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a Declaration of Loyalty to God
In some respects this psalm resembles the previous one, only, instead of entreaties for forgiveness, there are protestations of innocence. It may have been composed during Absalom’s rebellion, and contains a strenuous protest against the dissembling and hypocrisy upon which that revolt was based. In these avowals of conscious rectitude, it should be borne in mind that David did not mean to claim absolute sinlessness, but rather to declare his innocence of the specific charges with which he had been assailed.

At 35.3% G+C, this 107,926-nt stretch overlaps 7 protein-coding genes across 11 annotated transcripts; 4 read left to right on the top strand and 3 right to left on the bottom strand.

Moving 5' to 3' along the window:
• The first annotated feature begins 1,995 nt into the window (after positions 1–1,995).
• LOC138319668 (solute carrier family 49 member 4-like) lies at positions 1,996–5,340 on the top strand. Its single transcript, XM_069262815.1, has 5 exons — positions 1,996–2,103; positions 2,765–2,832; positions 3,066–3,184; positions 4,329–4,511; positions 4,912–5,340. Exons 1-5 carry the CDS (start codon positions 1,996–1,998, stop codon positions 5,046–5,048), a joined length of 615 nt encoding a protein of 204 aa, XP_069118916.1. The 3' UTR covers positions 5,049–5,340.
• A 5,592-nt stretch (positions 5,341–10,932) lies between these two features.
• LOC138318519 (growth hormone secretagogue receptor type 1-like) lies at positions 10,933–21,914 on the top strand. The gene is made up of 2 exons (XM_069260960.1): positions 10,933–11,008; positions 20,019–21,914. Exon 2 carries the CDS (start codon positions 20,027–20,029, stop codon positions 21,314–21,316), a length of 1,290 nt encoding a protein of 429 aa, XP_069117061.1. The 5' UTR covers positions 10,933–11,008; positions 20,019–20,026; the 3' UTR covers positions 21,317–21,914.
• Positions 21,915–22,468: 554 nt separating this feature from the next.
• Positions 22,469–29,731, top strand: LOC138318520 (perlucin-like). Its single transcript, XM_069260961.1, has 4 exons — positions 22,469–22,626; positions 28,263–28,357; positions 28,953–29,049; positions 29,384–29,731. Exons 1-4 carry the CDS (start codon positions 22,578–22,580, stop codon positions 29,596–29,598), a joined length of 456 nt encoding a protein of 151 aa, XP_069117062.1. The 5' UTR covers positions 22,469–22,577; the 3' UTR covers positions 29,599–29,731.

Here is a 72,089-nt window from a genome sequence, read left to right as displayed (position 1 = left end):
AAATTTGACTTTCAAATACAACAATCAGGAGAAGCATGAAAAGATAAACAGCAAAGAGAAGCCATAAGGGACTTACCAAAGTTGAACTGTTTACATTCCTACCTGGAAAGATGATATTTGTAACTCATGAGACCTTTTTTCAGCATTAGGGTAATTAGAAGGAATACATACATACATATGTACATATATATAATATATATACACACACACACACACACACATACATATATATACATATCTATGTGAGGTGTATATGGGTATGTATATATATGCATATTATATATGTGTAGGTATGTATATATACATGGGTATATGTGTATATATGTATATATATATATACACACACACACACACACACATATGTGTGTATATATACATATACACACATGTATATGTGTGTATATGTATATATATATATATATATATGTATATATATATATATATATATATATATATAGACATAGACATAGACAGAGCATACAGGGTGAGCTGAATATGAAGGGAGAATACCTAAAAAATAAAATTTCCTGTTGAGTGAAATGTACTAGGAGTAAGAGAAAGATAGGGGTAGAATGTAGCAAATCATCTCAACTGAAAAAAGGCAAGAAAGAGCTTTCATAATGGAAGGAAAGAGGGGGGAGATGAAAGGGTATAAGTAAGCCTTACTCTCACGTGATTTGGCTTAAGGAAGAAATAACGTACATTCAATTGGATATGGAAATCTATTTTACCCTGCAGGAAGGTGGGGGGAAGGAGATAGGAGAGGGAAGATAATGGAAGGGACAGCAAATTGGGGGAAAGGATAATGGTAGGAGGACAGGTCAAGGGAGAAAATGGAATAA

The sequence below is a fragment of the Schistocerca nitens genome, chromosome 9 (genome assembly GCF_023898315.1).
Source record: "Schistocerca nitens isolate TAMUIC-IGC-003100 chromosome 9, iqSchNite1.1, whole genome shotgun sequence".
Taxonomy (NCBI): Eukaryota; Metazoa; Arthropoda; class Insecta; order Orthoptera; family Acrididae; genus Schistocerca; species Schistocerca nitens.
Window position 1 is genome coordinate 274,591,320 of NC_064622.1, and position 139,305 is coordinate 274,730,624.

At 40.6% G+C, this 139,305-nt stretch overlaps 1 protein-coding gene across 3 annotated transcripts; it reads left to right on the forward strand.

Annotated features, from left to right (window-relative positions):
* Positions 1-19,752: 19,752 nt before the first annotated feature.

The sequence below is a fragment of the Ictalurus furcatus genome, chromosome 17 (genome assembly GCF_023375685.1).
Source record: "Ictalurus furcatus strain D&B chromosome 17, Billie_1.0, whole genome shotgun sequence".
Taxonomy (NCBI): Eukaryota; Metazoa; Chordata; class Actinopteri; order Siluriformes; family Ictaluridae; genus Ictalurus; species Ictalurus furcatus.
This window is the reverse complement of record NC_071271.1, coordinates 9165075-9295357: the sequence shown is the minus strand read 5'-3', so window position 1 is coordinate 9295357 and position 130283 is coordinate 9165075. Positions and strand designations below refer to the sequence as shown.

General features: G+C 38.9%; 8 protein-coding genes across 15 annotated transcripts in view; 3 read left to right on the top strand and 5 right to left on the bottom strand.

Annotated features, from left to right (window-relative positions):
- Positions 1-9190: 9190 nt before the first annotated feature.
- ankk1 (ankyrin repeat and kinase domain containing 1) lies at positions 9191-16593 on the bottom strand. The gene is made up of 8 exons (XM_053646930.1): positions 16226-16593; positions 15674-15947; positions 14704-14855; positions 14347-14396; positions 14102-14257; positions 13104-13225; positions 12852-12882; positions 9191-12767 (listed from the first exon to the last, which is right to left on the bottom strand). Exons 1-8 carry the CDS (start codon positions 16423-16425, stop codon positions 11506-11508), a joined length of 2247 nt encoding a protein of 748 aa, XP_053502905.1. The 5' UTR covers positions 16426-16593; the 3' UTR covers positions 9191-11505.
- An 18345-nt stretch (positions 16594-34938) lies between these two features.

We all need the laver of purification mentioned in Psalms 26:6-7 . Or better, let us repair to our Lord, who still washes the feet of His disciples, as in John 13:1-38 . Hatred to evil men is one side of the coin; love to God’s house, the reverse. Either implies the other. However firm our foot seems to stand, we all need the redeeming mercy and grace of God. Ah, the riches of His gentle goodness! Ephesians 2:7 .
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Text Courtesy of BibleSupport.com. Used by Permission.
Meyer, Frederick Brotherton. "Commentary on Psalms 26". "F. B. Meyer's 'Through the Bible' Commentary". https://studylight.org/
the Fifth Week after Epiphany